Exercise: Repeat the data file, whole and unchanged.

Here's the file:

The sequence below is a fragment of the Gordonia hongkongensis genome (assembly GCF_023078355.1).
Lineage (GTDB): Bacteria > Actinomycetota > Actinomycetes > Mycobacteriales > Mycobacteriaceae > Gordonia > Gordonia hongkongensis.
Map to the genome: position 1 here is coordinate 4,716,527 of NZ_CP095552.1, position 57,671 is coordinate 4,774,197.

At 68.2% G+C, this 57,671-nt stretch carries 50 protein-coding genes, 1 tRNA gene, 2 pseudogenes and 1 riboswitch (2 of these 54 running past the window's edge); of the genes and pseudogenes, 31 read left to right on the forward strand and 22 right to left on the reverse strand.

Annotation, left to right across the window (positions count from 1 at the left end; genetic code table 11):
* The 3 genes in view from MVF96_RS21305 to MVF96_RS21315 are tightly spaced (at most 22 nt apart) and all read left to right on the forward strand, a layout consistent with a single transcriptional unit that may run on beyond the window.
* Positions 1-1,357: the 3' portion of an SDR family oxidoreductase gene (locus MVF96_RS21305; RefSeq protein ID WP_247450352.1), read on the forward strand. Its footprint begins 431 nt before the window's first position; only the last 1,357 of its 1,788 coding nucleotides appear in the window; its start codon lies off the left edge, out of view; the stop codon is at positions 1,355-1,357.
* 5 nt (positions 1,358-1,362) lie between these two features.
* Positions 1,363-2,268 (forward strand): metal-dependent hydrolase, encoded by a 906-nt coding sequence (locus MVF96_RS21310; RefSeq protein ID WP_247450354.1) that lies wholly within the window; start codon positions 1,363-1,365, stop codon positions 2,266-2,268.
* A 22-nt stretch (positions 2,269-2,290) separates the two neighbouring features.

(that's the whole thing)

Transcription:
The sequence below is a fragment of the Gordonia hongkongensis genome (assembly GCF_023078355.1).
Lineage (GTDB): Bacteria > Actinomycetota > Actinomycetes > Mycobacteriales > Mycobacteriaceae > Gordonia > Gordonia hongkongensis.
Map to the genome: position 1 here is coordinate 4,716,527 of NZ_CP095552.1, position 57,671 is coordinate 4,774,197.

At 68.2% G+C, this 57,671-nt stretch carries 50 protein-coding genes, 1 tRNA gene, 2 pseudogenes and 1 riboswitch (2 of these 54 running past the window's edge); of the genes and pseudogenes, 31 read left to right on the forward strand and 22 right to left on the reverse strand.

Annotation, left to right across the window (positions count from 1 at the left end; genetic code table 11):
* The 3 genes in view from MVF96_RS21305 to MVF96_RS21315 are tightly spaced (at most 22 nt apart) and all read left to right on the forward strand, a layout consistent with a single transcriptional unit that may run on beyond the window.
* Positions 1-1,357: the 3' portion of an SDR family oxidoreductase gene (locus MVF96_RS21305; RefSeq protein ID WP_247450352.1), read on the forward strand. Its footprint begins 431 nt before the window's first position; only the last 1,357 of its 1,788 coding nucleotides appear in the window; its start codon lies off the left edge, out of view; the stop codon is at positions 1,355-1,357.
* 5 nt (positions 1,358-1,362) lie between these two features.
* Positions 1,363-2,268 (forward strand): metal-dependent hydrolase, encoded by a 906-nt coding sequence (locus MVF96_RS21310; RefSeq protein ID WP_247450354.1) that lies wholly within the window; start codon positions 1,363-1,365, stop codon positions 2,266-2,268.
* A 22-nt stretch (positions 2,269-2,290) separates the two neighbouring features.